Cai Yan was kept as a Xiongnu slave for about 12 years. Salvation came to her unexpectedly around 206. Cao Cao had been a friend and admirer of Cai Yong, and when he learned about Cai Yan’s captivity (around 206) he purchased her freedom from the Xiongnu.

Cai Yan’s life may have been difficult when she returned to China, but Cao Cao moved heaven and earth to make things easier for her. Under ordinary circumstances, she would probably have had difficulty finding a husband, but Cao Cao acted as her family in this matter and arranged for her to marry a man named Dong Si, one of his officers.

At some point in the future, Dong Si committed a crime and was going to be sentenced to death. Cai Yan, unwilling to lose her husband, came to Cao Cao personally and begged him to spare Dong Si. Though Cao Cao usually upheld the law strictly, he was also a merciful man and agreed to spare Dong Si’s life so that Cai Yan would not suffer further heartbreak.

As you probably know, Cao Cao was an extremely talented poet and a patron of the arts. He always regretted that Cai Yong’s masterpieces had been destroyed after his death. But Cai Yan had an excellent memory and had memorized over 400 poems and essays her father had written. She and Cao Cao worked together to reconstruct Cai Yong’s lost work and they contributed heavily to the poetry of the time.

Cai Yan was a very skilled poet in her own right and wrote her own share of songs and poems, though most of them are no longer extant. Her poems, as one might imagine, are very sad and sorrowful. She is praised as one of China’s most talented poets and is remembered for the hardship she endured and survived.

Nothing more is recorded about Cai Yan’s life after this time. If she outlived Cao Cao, she was probably treated well by subsequent rulers. Cao Pi always respected scholars, and Cao Rui was particularly compassionate. Her niece, Yang Huiyu, became the wife of Sima Shi, so if she lived that long she certainly would have been in the good graces of the Sima family. All in all, her life was peaceful once she was rescued from the Xiongnu.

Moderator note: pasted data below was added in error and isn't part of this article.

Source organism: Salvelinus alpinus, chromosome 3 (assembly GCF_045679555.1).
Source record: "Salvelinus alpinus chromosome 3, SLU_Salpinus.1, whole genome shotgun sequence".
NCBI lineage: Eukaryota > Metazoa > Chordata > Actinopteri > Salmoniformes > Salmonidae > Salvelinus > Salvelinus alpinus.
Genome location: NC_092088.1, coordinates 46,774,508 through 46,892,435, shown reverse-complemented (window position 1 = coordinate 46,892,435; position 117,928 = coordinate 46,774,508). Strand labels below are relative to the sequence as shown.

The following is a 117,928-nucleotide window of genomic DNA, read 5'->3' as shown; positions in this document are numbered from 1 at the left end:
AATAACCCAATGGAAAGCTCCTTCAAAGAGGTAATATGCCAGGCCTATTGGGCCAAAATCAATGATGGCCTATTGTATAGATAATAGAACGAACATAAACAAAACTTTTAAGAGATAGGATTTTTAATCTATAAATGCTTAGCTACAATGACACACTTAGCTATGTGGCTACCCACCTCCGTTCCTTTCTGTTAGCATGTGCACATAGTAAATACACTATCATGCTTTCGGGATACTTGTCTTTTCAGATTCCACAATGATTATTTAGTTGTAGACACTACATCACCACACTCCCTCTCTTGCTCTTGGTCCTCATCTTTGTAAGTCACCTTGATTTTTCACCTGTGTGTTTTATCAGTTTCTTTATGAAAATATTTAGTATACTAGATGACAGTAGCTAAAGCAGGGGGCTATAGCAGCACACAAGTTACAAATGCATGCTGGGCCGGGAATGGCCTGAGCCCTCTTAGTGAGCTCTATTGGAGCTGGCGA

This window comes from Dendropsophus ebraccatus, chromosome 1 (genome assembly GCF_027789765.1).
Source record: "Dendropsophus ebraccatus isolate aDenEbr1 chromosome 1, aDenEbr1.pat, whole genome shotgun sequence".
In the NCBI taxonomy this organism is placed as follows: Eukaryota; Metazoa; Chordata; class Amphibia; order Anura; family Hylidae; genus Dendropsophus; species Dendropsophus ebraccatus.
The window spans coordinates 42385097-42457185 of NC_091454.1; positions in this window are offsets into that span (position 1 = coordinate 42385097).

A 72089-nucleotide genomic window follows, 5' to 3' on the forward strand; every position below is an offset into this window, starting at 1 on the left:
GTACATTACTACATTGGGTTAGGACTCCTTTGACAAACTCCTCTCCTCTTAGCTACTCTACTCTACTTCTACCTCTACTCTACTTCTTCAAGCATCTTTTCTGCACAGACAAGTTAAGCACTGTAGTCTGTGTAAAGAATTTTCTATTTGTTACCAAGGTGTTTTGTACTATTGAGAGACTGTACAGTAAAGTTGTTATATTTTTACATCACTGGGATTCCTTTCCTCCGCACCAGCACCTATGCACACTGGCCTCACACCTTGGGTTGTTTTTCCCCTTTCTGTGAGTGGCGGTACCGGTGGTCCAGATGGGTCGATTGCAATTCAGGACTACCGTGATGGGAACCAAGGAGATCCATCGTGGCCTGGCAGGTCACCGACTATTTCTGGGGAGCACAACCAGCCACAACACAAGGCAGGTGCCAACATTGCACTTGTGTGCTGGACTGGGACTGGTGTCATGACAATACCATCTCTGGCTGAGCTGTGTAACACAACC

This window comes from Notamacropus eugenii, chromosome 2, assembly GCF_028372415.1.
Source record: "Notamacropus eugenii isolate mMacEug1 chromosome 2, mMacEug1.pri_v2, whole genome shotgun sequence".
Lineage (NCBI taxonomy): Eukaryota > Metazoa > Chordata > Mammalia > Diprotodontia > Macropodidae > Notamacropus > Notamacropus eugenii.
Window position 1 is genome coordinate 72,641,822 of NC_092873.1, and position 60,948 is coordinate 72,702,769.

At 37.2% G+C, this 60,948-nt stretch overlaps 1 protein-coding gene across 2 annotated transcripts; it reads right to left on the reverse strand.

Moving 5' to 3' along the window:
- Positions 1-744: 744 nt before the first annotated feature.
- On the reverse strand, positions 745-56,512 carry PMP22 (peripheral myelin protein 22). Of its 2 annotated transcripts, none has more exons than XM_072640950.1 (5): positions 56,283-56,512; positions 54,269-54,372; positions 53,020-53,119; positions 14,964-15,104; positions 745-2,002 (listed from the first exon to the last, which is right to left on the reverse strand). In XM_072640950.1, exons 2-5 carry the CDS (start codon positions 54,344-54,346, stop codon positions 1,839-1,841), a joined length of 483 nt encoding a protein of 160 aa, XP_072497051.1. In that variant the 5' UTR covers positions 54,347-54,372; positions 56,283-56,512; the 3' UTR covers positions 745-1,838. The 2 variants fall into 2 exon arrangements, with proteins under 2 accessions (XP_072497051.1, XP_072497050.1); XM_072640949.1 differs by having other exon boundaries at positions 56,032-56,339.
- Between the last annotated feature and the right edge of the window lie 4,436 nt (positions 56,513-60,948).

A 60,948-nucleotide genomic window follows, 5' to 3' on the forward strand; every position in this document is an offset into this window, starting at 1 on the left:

Cai Yan, of course, had no involvement with the military, but she was certainly a noteworthy intellectual and scholar of the times, and I can understand adding her to Dynasty Warriors. Her story does leave a lot of potential for growth, and I’d really like to see Koei capitalize on that. I can understand why the gloss over or ignore the darker parts of her life – Dynasty Warriors is more like a Saturday morning cartoon than a gritty historical drama, after all.

All in all, I think she was a fine woman to add to the cast, and I wish Koei would get some use out of her. There are lots of ways she could be more involved in the story and lots of relationships that she could grow to have. If they made more use of her, I’d like her a lot more – or I’d be able to complain about whatever flaws she has. As it is, though, she’s just not around enough to have any real opinion on.

A Story In Dynasty Warriors

The following is an excerpt from the “Poem of Sorrow and Anger” in five-character form (五言):

《悲憤詩》 Poem of Sorrow and Anger
處所多霜雪,胡風春夏起。 My dwelling is often covered by frost and snow,
The foreign winds bring again spring and summer;
翩翩吹我衣,蕭蕭入我耳。 They gently blow into my robes,
And chillingly shrill into my ear;
感時念父母,哀嘆無窮已。 Emotions stirred, I think of my parents,
Whilst I draw a long sigh of endless sorrows.
有客從外來,聞之常歡喜。 Whenever guests visit from afar,
I would often make joy of their tidings;
迎問其消息,輒復非鄉里。 I lost no time in throwing eager questions,
Only to find that the guests were not from my home town.